His family had a homestead in the area in the mid-1800s, and he has lived all of his life on Michna Road with most of his family. About seven or eight years ago he developed asthma, upper respiratory infections and pneumonia. His wife and stepdaughter have also developed asthma, he said.
Michna’s two sisters also have asthma and breathing problems and live on Michna Road.
“Our dad died of complications from a stroke and he smoked, so none of kids smoked … none of us,” he said.
Michna has a blue-beige film that covers his house, and he first discovered it when he wanted to pressure wash his house in order to paint it. The DNR also tested his well in 2010 when a number of neighbors started to find molybdenum after they had their wells tested. The tests on Michna’s house showed high levels of boron, which is known to leach out of fly ash, Michna said.
We Energies knows about his case indirectly because he’s part of the group negotiating with them. Part of the challenge for Michna and other neighbors is that no one knows where to turn when they have problems.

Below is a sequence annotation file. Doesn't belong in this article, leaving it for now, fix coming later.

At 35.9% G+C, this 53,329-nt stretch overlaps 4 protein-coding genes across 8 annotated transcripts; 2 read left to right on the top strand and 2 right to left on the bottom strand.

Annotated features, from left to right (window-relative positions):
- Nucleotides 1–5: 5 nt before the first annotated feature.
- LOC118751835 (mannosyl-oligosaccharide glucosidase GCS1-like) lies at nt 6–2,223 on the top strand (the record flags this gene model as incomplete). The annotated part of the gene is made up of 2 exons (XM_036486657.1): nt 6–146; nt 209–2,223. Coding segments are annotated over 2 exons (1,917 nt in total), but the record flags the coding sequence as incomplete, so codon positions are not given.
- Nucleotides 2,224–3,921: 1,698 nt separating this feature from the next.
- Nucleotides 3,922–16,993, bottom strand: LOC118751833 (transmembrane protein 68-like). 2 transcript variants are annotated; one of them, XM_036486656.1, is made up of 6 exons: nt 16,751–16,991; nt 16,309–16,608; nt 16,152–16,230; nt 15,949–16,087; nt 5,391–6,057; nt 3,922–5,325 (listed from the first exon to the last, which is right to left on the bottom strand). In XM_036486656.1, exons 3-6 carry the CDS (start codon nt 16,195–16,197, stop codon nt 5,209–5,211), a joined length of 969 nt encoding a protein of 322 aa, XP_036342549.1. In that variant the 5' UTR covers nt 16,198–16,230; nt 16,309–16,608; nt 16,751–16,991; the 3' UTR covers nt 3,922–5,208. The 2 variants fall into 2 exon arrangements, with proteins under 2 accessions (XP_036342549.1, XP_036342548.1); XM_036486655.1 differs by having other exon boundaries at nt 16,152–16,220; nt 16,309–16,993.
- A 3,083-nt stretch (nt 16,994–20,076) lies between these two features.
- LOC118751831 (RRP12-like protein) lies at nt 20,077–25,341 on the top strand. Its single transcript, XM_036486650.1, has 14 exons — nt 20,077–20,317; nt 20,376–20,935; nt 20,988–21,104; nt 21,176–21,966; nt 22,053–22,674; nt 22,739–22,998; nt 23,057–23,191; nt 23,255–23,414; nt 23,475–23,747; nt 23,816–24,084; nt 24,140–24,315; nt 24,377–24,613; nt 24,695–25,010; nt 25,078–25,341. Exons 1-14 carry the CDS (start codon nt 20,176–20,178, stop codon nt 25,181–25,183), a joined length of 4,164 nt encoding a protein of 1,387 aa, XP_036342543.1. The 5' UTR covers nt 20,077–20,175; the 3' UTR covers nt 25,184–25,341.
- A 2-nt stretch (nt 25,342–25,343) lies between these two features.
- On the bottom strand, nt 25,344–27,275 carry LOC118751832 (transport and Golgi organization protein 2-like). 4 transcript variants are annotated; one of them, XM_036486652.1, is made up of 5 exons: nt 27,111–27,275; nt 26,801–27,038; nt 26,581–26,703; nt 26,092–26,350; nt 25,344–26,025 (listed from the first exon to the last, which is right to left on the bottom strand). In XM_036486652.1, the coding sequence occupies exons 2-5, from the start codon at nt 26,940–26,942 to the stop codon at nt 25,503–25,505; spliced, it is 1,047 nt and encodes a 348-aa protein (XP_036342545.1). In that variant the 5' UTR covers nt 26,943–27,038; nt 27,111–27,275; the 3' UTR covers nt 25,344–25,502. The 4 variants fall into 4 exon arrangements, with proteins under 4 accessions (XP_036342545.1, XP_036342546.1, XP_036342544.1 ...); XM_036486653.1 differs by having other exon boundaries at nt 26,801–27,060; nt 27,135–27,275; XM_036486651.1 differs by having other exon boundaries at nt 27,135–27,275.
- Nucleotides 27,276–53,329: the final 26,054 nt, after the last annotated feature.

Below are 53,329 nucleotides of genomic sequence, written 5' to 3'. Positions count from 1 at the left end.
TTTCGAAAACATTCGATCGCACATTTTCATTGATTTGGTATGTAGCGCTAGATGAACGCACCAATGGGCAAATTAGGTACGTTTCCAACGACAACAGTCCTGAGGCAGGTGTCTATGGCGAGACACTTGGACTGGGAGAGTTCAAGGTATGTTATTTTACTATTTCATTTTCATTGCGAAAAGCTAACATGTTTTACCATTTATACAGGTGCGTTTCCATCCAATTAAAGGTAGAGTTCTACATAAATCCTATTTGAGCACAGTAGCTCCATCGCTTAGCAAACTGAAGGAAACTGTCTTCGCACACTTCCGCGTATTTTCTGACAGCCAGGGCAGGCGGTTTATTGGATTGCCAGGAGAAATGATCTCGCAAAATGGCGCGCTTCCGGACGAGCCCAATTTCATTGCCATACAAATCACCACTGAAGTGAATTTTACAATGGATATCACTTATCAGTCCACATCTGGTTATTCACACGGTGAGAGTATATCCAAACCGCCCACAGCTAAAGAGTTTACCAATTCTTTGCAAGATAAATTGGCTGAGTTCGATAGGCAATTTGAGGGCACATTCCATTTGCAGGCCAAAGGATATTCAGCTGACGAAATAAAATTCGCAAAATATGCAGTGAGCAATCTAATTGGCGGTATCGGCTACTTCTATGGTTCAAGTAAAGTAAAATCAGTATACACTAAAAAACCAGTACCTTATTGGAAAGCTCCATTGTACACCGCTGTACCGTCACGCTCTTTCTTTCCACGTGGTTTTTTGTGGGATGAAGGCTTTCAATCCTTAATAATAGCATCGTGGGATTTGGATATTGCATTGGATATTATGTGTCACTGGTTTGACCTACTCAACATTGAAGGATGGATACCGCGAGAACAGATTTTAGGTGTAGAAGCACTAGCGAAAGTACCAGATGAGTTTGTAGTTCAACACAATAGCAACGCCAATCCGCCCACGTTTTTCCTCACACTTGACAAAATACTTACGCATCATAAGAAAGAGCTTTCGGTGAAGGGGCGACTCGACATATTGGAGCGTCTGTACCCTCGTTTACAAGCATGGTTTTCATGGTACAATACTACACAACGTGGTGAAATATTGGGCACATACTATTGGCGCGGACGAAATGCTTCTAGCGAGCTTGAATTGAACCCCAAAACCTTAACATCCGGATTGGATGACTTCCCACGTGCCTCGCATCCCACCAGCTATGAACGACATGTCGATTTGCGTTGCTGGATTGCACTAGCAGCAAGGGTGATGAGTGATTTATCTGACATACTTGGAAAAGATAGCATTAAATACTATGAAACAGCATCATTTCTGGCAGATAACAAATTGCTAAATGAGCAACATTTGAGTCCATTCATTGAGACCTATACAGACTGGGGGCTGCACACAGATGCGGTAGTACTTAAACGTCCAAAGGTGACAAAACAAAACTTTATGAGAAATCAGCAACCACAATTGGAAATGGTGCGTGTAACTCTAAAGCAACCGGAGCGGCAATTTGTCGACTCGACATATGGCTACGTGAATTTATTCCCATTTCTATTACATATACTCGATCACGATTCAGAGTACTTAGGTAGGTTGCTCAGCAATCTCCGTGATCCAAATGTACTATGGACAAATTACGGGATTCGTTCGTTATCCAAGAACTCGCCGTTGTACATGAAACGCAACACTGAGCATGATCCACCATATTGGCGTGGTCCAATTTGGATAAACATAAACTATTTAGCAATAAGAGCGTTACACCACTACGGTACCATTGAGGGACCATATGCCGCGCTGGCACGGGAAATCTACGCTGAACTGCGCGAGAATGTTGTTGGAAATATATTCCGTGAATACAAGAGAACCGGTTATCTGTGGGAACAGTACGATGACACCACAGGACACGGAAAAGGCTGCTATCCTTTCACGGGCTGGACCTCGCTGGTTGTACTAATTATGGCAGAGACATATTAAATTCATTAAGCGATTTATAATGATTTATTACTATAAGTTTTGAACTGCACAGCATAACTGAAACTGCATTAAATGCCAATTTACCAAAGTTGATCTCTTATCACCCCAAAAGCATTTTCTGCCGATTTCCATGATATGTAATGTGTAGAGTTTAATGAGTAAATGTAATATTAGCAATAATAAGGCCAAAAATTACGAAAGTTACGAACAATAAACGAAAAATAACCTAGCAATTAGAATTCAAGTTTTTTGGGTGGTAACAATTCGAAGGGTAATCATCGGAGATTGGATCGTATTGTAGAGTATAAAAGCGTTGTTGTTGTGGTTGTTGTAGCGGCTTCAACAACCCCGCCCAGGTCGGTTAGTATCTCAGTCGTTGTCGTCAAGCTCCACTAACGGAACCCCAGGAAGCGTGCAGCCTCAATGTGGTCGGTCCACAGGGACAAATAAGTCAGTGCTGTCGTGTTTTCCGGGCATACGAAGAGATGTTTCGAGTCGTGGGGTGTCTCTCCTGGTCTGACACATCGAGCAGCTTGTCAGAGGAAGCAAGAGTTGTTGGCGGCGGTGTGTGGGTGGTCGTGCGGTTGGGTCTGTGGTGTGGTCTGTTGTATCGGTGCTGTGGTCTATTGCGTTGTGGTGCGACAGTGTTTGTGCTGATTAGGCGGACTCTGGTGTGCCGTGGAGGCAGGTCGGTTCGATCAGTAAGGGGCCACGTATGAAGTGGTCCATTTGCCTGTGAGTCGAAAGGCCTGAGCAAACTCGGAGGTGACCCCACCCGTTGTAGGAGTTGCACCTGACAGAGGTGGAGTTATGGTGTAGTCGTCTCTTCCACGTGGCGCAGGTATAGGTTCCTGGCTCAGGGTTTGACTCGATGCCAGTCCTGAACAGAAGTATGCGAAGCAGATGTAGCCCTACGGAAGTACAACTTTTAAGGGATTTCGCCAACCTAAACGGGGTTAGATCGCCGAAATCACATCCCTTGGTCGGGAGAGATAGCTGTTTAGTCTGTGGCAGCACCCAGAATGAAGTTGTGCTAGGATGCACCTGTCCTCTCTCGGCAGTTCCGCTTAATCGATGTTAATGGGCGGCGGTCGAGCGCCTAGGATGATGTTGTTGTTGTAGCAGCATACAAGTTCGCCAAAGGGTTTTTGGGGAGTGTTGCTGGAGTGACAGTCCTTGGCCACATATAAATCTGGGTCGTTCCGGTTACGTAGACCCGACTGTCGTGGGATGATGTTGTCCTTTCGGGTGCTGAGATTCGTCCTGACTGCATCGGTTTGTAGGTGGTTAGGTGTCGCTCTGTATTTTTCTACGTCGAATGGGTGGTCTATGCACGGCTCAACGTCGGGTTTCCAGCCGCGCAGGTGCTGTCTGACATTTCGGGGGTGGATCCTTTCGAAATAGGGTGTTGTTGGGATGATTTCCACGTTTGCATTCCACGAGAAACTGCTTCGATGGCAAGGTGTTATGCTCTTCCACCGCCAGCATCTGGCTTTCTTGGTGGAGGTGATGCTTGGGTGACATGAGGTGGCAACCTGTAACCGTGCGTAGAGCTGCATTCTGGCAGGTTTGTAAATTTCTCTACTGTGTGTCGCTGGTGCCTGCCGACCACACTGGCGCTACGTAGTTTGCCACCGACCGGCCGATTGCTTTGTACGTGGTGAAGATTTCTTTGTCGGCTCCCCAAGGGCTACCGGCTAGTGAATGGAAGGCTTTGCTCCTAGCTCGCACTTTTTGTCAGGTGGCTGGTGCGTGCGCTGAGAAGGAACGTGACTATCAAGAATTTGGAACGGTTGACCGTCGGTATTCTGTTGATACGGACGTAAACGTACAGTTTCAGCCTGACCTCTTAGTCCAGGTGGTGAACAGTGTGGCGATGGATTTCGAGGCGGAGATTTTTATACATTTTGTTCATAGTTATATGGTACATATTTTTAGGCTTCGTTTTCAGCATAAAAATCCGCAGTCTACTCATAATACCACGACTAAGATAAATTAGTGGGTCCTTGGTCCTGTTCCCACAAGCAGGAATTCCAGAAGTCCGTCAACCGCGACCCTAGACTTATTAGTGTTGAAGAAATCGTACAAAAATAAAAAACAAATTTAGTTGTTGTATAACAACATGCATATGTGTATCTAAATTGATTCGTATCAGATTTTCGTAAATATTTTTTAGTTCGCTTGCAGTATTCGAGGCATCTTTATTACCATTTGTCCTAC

“Nobody knows really who to call when it comes to reporting this stuff,” he said.
But We Energies spokesperson Brian Manthey said they have been very responsive to neighbors concerns and they pointed to how they buy bottled water for the neighbors with contaminated wells, have offered to buy nearby houses when neighbors have put them up for sale, and pressure washed homes that have tested positive to coal dust.
“Residents with any concerns regarding our facilities can contact us and we will investigate those concerns,” Manthey said. “Previously, the only health issue brought forward to us was from Mr. (Bill) Pringle. We tested his home and other public areas around his home and found no evidence of coal dust. We recently have been made aware of some health concerns raised by neighbors and are currently looking into this matter.”
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